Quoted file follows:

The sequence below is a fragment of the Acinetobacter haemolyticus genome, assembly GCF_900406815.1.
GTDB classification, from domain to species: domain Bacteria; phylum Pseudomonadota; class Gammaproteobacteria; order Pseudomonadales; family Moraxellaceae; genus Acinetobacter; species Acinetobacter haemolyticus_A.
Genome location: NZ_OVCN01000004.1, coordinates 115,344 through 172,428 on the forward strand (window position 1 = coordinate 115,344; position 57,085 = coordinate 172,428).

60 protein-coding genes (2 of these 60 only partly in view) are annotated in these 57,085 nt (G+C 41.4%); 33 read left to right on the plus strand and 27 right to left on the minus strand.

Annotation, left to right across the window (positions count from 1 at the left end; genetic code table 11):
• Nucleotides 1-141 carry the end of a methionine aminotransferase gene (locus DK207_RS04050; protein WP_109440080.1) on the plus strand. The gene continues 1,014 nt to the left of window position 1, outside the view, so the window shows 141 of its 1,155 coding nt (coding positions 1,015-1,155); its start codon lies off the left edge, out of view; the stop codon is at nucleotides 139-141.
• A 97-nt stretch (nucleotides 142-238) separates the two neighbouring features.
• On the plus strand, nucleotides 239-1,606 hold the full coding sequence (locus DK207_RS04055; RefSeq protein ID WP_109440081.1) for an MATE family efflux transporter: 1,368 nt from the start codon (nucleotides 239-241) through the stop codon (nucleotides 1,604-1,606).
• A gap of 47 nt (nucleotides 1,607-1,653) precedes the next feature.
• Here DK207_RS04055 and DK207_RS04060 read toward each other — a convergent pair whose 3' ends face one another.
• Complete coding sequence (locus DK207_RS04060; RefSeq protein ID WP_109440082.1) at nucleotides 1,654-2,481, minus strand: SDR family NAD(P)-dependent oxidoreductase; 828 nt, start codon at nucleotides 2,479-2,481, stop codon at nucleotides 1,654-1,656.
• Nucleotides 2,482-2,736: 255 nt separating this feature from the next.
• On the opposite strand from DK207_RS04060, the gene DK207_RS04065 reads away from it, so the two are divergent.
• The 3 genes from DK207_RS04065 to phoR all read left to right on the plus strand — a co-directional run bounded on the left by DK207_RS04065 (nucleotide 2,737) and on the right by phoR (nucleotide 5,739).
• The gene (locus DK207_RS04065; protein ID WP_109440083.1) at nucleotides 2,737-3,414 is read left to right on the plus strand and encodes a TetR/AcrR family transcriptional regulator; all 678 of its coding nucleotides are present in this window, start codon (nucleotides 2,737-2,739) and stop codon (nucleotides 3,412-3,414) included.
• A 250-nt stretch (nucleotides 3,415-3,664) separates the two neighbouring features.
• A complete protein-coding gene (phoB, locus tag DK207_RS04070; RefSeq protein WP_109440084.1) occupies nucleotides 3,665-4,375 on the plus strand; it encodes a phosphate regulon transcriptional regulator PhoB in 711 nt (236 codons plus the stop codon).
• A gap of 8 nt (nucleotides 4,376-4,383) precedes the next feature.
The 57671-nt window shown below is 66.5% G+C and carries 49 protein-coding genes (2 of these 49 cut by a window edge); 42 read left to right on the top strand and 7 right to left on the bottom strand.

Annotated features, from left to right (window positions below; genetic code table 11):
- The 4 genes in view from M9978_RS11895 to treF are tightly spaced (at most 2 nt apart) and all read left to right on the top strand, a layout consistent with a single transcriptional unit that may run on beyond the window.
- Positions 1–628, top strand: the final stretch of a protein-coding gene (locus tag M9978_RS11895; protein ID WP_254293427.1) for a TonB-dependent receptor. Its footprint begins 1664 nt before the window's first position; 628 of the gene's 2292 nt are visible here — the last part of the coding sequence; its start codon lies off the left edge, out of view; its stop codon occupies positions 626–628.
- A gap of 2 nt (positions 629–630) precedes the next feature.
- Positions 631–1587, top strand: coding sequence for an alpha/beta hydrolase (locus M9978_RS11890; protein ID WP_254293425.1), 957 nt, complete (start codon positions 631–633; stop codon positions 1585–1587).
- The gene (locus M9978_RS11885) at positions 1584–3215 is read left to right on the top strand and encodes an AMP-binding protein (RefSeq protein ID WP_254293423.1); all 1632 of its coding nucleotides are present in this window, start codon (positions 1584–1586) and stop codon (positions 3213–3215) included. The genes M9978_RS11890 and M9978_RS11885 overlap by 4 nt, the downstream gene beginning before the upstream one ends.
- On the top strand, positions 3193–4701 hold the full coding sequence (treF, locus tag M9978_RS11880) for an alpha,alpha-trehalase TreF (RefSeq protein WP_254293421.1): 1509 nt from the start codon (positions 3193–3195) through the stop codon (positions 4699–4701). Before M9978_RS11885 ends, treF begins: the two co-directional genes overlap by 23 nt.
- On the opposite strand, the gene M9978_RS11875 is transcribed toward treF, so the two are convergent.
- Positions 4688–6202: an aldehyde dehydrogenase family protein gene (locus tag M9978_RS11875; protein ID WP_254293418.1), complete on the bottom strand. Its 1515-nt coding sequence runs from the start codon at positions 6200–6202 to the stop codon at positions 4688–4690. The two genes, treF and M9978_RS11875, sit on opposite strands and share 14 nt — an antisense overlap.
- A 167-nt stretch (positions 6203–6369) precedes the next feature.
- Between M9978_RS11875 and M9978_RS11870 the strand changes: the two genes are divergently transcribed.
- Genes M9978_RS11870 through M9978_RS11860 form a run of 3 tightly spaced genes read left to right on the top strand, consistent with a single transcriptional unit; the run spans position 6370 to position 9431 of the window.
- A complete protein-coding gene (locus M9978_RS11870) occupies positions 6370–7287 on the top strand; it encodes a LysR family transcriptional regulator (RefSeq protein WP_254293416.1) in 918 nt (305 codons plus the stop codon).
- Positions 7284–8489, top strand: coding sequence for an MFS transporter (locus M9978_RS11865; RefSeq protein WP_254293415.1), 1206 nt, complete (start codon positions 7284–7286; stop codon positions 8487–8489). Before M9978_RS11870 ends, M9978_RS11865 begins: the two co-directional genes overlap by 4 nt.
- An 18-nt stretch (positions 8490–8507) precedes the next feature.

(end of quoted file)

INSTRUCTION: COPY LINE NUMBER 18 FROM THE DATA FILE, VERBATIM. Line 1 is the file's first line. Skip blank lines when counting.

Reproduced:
• A gap of 8 nt (nucleotides 4,376-4,383) precedes the next feature.